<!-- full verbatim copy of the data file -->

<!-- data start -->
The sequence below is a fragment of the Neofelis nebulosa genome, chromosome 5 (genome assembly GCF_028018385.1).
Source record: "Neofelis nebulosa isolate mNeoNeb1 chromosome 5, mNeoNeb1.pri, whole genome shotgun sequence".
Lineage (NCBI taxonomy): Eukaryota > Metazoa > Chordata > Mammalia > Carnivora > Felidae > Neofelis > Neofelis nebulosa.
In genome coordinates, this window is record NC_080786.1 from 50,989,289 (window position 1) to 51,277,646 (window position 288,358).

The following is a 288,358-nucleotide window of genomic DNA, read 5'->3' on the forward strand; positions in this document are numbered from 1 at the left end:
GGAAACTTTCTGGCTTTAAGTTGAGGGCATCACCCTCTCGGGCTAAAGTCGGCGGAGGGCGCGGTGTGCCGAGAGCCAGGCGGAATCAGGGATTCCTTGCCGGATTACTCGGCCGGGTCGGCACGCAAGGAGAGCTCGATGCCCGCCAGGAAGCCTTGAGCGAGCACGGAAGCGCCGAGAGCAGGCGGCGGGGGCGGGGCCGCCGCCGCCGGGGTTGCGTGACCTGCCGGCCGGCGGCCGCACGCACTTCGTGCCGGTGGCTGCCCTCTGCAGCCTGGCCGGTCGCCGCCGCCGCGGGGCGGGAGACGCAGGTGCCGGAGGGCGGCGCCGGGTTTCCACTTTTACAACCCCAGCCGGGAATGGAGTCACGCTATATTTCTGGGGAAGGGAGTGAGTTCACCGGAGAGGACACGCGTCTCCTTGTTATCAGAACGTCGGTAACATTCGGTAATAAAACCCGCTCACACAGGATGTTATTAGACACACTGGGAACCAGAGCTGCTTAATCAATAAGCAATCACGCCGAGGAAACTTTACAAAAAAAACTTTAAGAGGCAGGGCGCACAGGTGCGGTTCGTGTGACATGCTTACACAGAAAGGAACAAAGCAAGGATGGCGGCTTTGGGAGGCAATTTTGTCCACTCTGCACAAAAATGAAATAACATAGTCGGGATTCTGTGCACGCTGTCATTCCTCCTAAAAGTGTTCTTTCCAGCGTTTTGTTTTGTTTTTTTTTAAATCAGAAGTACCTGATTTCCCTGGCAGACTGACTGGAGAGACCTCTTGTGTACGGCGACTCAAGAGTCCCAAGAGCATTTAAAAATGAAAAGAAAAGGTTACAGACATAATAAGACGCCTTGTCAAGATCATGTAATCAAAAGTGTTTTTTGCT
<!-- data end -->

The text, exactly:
The sequence below is a fragment of the Neofelis nebulosa genome, chromosome 5 (genome assembly GCF_028018385.1).
Source record: "Neofelis nebulosa isolate mNeoNeb1 chromosome 5, mNeoNeb1.pri, whole genome shotgun sequence".
Lineage (NCBI taxonomy): Eukaryota > Metazoa > Chordata > Mammalia > Carnivora > Felidae > Neofelis > Neofelis nebulosa.
In genome coordinates, this window is record NC_080786.1 from 50,989,289 (window position 1) to 51,277,646 (window position 288,358).

The following is a 288,358-nucleotide window of genomic DNA, read 5'->3' on the forward strand; positions in this document are numbered from 1 at the left end:
GGAAACTTTCTGGCTTTAAGTTGAGGGCATCACCCTCTCGGGCTAAAGTCGGCGGAGGGCGCGGTGTGCCGAGAGCCAGGCGGAATCAGGGATTCCTTGCCGGATTACTCGGCCGGGTCGGCACGCAAGGAGAGCTCGATGCCCGCCAGGAAGCCTTGAGCGAGCACGGAAGCGCCGAGAGCAGGCGGCGGGGGCGGGGCCGCCGCCGCCGGGGTTGCGTGACCTGCCGGCCGGCGGCCGCACGCACTTCGTGCCGGTGGCTGCCCTCTGCAGCCTGGCCGGTCGCCGCCGCCGCGGGGCGGGAGACGCAGGTGCCGGAGGGCGGCGCCGGGTTTCCACTTTTACAACCCCAGCCGGGAATGGAGTCACGCTATATTTCTGGGGAAGGGAGTGAGTTCACCGGAGAGGACACGCGTCTCCTTGTTATCAGAACGTCGGTAACATTCGGTAATAAAACCCGCTCACACAGGATGTTATTAGACACACTGGGAACCAGAGCTGCTTAATCAATAAGCAATCACGCCGAGGAAACTTTACAAAAAAAACTTTAAGAGGCAGGGCGCACAGGTGCGGTTCGTGTGACATGCTTACACAGAAAGGAACAAAGCAAGGATGGCGGCTTTGGGAGGCAATTTTGTCCACTCTGCACAAAAATGAAATAACATAGTCGGGATTCTGTGCACGCTGTCATTCCTCCTAAAAGTGTTCTTTCCAGCGTTTTGTTTTGTTTTTTTTTAAATCAGAAGTACCTGATTTCCCTGGCAGACTGACTGGAGAGACCTCTTGTGTACGGCGACTCAAGAGTCCCAAGAGCATTTAAAAATGAAAAGAAAAGGTTACAGACATAATAAGACGCCTTGTCAAGATCATGTAATCAAAAGTGTTTTTTGCT